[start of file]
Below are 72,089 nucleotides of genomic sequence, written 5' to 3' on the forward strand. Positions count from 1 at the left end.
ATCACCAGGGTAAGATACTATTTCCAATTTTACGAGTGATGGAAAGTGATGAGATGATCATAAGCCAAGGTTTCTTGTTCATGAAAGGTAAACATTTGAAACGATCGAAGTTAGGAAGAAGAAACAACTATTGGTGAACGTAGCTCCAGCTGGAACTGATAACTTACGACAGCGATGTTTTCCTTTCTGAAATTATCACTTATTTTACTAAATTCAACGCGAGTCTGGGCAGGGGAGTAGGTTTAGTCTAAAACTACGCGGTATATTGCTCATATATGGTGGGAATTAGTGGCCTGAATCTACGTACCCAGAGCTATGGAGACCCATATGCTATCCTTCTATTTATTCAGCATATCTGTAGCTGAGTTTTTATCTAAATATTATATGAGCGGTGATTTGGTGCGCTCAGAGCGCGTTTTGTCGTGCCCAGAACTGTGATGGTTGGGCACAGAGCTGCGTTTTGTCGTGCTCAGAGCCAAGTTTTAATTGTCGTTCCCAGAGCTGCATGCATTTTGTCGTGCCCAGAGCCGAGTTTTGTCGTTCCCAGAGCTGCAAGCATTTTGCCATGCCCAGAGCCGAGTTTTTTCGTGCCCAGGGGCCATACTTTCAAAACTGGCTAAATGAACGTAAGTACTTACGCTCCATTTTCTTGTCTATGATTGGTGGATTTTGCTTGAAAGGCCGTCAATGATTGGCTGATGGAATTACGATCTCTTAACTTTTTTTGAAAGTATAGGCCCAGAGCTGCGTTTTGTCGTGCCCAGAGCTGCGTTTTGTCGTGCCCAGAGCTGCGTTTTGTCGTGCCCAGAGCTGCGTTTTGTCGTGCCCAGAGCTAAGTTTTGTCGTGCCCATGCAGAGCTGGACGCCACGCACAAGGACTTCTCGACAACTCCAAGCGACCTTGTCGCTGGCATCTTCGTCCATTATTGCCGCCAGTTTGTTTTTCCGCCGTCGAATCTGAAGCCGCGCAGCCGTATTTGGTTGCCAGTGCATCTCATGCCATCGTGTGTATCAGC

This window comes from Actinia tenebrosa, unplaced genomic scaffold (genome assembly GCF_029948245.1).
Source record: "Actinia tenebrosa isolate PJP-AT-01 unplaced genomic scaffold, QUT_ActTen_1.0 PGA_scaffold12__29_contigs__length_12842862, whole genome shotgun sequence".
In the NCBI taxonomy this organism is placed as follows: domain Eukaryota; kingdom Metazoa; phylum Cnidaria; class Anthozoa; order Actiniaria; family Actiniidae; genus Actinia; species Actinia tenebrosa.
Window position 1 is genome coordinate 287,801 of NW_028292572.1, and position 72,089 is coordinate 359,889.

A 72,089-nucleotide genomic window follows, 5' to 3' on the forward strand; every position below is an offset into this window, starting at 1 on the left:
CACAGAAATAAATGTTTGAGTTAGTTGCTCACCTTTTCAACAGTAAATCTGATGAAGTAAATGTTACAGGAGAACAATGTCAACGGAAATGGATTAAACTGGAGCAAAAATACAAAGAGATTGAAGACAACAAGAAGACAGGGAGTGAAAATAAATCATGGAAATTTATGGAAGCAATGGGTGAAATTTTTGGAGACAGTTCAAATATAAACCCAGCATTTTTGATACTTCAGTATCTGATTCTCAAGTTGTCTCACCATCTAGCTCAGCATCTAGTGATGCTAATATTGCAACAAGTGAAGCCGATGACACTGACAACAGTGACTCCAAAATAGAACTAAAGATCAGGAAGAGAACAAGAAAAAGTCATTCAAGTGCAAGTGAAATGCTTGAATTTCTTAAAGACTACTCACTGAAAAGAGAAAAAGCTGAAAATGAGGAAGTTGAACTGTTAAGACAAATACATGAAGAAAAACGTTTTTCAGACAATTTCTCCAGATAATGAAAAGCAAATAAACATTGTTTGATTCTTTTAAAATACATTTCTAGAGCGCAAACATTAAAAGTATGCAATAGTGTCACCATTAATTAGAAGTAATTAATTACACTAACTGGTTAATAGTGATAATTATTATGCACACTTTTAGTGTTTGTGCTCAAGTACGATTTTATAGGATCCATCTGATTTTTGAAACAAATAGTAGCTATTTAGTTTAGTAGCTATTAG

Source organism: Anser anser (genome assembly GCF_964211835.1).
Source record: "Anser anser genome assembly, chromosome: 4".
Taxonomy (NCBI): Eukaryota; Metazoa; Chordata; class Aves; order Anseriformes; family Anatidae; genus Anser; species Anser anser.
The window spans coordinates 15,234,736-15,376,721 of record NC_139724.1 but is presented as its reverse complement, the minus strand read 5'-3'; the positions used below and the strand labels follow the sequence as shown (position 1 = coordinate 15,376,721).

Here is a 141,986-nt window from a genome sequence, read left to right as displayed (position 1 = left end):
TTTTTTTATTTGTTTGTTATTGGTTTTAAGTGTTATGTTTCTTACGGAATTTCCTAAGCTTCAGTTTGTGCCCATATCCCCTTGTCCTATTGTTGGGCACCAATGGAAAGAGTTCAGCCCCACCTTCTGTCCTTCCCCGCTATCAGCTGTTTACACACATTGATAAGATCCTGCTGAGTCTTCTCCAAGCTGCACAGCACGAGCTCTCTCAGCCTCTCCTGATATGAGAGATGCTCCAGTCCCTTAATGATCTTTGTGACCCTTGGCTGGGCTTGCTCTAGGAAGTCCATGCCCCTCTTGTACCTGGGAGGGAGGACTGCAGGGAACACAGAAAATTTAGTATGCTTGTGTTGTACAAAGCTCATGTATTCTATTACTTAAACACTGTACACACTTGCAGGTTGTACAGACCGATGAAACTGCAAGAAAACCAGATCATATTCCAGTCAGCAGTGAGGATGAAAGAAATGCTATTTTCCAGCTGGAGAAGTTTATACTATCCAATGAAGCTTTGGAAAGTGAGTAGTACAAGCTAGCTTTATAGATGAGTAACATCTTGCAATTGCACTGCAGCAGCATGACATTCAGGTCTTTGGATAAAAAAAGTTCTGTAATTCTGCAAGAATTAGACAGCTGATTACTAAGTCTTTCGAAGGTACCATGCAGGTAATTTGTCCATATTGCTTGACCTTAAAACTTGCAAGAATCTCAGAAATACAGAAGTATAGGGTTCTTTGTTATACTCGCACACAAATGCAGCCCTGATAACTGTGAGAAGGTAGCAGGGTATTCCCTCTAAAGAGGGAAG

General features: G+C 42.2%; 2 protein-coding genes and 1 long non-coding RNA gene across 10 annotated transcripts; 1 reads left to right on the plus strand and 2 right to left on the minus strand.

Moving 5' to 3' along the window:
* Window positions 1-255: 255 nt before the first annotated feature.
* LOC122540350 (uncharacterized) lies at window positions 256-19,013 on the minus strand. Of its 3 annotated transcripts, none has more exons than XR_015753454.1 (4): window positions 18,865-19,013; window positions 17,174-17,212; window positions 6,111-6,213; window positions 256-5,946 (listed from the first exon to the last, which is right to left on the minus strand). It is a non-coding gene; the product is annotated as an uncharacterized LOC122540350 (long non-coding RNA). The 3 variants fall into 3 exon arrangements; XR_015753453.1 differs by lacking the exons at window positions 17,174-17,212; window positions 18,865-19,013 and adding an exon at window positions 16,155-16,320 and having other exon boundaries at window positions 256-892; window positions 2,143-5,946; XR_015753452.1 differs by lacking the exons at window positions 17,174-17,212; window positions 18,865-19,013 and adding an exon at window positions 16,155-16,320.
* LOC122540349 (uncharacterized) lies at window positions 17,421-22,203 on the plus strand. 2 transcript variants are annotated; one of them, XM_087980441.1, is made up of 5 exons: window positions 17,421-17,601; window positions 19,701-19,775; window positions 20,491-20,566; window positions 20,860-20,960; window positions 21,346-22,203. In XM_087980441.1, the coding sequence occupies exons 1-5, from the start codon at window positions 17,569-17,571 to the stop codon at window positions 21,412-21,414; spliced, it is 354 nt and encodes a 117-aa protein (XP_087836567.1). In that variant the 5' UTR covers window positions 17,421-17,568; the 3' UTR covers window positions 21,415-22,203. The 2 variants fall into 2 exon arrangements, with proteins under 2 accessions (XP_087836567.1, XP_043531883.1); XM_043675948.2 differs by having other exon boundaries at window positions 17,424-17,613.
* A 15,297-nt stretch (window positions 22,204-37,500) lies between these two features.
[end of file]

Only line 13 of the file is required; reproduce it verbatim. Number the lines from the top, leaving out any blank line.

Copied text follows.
Here is a 141,986-nt window from a genome sequence, read left to right as displayed (position 1 = left end):